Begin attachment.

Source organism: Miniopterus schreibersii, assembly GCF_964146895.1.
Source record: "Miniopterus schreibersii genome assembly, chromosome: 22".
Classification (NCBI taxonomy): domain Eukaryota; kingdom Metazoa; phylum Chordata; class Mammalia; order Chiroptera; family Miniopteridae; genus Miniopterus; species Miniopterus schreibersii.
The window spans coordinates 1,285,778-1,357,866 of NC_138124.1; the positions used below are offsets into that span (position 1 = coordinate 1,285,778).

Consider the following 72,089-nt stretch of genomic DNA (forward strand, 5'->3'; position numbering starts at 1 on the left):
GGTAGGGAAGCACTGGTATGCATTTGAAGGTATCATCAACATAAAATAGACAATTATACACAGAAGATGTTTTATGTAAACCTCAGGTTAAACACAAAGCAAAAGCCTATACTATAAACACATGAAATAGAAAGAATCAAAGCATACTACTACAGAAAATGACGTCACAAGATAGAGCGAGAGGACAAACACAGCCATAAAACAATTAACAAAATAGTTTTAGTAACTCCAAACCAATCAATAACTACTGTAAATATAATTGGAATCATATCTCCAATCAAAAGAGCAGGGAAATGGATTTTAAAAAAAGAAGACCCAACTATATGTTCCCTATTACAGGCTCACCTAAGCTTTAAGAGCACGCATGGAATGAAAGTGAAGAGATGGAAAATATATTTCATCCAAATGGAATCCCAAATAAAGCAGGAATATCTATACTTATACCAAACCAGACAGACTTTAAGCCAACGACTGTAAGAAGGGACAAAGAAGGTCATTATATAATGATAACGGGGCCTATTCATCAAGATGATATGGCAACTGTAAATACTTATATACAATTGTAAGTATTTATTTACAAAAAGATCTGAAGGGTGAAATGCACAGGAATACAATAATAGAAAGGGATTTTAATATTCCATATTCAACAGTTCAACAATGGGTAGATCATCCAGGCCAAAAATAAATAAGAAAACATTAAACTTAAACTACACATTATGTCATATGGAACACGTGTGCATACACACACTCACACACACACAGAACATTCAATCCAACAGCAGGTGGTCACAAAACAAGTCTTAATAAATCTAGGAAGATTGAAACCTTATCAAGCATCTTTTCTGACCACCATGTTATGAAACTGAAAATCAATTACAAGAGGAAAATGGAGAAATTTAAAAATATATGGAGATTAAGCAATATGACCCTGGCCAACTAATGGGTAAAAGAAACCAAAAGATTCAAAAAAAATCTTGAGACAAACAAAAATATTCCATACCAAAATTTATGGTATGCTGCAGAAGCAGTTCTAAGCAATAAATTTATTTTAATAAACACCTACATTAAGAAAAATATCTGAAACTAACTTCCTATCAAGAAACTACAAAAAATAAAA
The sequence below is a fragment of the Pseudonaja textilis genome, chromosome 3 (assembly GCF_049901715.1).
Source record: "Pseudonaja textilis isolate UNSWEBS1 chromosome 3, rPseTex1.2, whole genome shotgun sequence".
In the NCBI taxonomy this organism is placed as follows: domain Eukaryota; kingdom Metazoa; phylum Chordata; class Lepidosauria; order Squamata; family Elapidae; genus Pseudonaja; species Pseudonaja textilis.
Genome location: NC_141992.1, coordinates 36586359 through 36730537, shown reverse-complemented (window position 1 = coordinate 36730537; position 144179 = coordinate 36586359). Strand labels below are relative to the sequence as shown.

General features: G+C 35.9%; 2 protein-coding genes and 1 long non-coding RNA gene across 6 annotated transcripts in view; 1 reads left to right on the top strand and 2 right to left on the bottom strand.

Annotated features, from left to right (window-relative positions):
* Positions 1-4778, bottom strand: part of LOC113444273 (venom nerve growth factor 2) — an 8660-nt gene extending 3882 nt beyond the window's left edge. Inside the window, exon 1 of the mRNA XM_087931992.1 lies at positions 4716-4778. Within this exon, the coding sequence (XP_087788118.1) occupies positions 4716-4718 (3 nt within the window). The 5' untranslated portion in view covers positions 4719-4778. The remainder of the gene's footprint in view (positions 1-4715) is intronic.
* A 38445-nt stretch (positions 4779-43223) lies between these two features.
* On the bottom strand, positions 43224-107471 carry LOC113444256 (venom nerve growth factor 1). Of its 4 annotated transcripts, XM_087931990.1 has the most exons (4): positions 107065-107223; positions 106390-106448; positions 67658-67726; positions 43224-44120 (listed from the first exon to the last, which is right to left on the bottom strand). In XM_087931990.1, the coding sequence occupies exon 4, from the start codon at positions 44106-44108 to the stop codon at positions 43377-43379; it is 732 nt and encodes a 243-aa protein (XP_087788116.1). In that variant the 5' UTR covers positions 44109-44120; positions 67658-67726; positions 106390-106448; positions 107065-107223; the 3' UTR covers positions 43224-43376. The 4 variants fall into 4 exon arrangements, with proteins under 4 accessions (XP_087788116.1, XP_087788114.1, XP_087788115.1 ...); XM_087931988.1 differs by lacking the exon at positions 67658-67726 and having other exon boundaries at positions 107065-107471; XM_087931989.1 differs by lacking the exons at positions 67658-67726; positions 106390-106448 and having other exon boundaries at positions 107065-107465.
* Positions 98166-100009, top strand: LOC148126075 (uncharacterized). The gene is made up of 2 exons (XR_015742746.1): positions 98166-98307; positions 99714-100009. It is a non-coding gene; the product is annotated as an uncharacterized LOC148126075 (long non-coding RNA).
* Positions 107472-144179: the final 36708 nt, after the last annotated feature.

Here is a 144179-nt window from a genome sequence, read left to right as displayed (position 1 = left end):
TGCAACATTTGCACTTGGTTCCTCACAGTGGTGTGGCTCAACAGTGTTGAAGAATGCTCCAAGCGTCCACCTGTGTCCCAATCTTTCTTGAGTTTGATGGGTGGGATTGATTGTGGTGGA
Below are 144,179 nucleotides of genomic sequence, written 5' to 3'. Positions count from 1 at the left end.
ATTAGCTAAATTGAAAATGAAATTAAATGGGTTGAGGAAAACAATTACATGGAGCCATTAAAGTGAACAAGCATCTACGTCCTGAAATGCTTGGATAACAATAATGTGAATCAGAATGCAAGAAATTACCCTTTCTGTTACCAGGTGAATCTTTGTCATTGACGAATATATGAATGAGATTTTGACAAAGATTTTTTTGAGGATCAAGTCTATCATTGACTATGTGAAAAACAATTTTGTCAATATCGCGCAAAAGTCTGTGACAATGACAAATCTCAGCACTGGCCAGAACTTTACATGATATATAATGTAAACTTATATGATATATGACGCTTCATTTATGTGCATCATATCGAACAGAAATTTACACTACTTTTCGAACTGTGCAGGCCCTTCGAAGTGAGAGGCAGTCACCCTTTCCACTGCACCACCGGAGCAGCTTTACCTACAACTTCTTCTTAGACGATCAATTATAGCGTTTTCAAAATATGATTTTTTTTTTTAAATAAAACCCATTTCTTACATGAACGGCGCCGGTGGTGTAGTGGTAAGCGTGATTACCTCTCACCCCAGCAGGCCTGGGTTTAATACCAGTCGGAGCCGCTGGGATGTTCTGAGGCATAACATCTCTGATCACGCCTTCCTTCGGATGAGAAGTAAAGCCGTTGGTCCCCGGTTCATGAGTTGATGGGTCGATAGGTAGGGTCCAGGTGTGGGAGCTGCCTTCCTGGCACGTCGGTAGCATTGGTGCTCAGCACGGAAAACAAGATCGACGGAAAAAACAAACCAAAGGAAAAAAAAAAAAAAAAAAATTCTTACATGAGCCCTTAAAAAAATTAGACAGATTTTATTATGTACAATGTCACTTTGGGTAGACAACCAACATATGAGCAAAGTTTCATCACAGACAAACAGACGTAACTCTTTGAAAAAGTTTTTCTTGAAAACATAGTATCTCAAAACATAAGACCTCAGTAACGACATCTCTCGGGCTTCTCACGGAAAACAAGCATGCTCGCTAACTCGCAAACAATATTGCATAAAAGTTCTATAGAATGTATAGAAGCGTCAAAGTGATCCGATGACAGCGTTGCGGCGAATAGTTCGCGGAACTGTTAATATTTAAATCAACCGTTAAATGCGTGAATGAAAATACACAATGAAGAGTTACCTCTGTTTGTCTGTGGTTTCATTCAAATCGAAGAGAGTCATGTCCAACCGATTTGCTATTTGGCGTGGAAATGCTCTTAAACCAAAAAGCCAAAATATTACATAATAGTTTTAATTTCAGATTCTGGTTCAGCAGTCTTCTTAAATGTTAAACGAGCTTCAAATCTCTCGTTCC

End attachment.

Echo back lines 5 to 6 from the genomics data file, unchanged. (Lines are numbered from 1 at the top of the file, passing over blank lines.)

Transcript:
Consider the following 72,089-nt stretch of genomic DNA (forward strand, 5'->3'; position numbering starts at 1 on the left):
GGTAGGGAAGCACTGGTATGCATTTGAAGGTATCATCAACATAAAATAGACAATTATACACAGAAGATGTTTTATGTAAACCTCAGGTTAAACACAAAGCAAAAGCCTATACTATAAACACATGAAATAGAAAGAATCAAAGCATACTACTACAGAAAATGACGTCACAAGATAGAGCGAGAGGACAAACACAGCCATAAAACAATTAACAAAATAGTTTTAGTAACTCCAAACCAATCAATAACTACTGTAAATATAATTGGAATCATATCTCCAATCAAAAGAGCAGGGAAATGGATTTTAAAAAAAGAAGACCCAACTATATGTTCCCTATTACAGGCTCACCTAAGCTTTAAGAGCACGCATGGAATGAAAGTGAAGAGATGGAAAATATATTTCATCCAAATGGAATCCCAAATAAAGCAGGAATATCTATACTTATACCAAACCAGACAGACTTTAAGCCAACGACTGTAAGAAGGGACAAAGAAGGTCATTATATAATGATAACGGGGCCTATTCATCAAGATGATATGGCAACTGTAAATACTTATATACAATTGTAAGTATTTATTTACAAAAAGATCTGAAGGGTGAAATGCACAGGAATACAATAATAGAAAGGGATTTTAATATTCCATATTCAACAGTTCAACAATGGGTAGATCATCCAGGCCAAAAATAAATAAGAAAACATTAAACTTAAACTACACATTATGTCATATGGAACACGTGTGCATACACACACTCACACACACACAGAACATTCAATCCAACAGCAGGTGGTCACAAAACAAGTCTTAATAAATCTAGGAAGATTGAAACCTTATCAAGCATCTTTTCTGACCACCATGTTATGAAACTGAAAATCAATTACAAGAGGAAAATGGAGAAATTTAAAAATATATGGAGATTAAGCAATATGACCCTGGCCAACTAATGGGTAAAAGAAACCAAAAGATTCAAAAAAAATCTTGAGACAAACAAAAATATTCCATACCAAAATTTATGGTATGCTGCAGAAGCAGTTCTAAGCAATAAATTTATTTTAATAAACACCTACATTAAGAAAAATATCTGAAACTAACTTCCTATCAAGAAACTACAAAAAATAAAA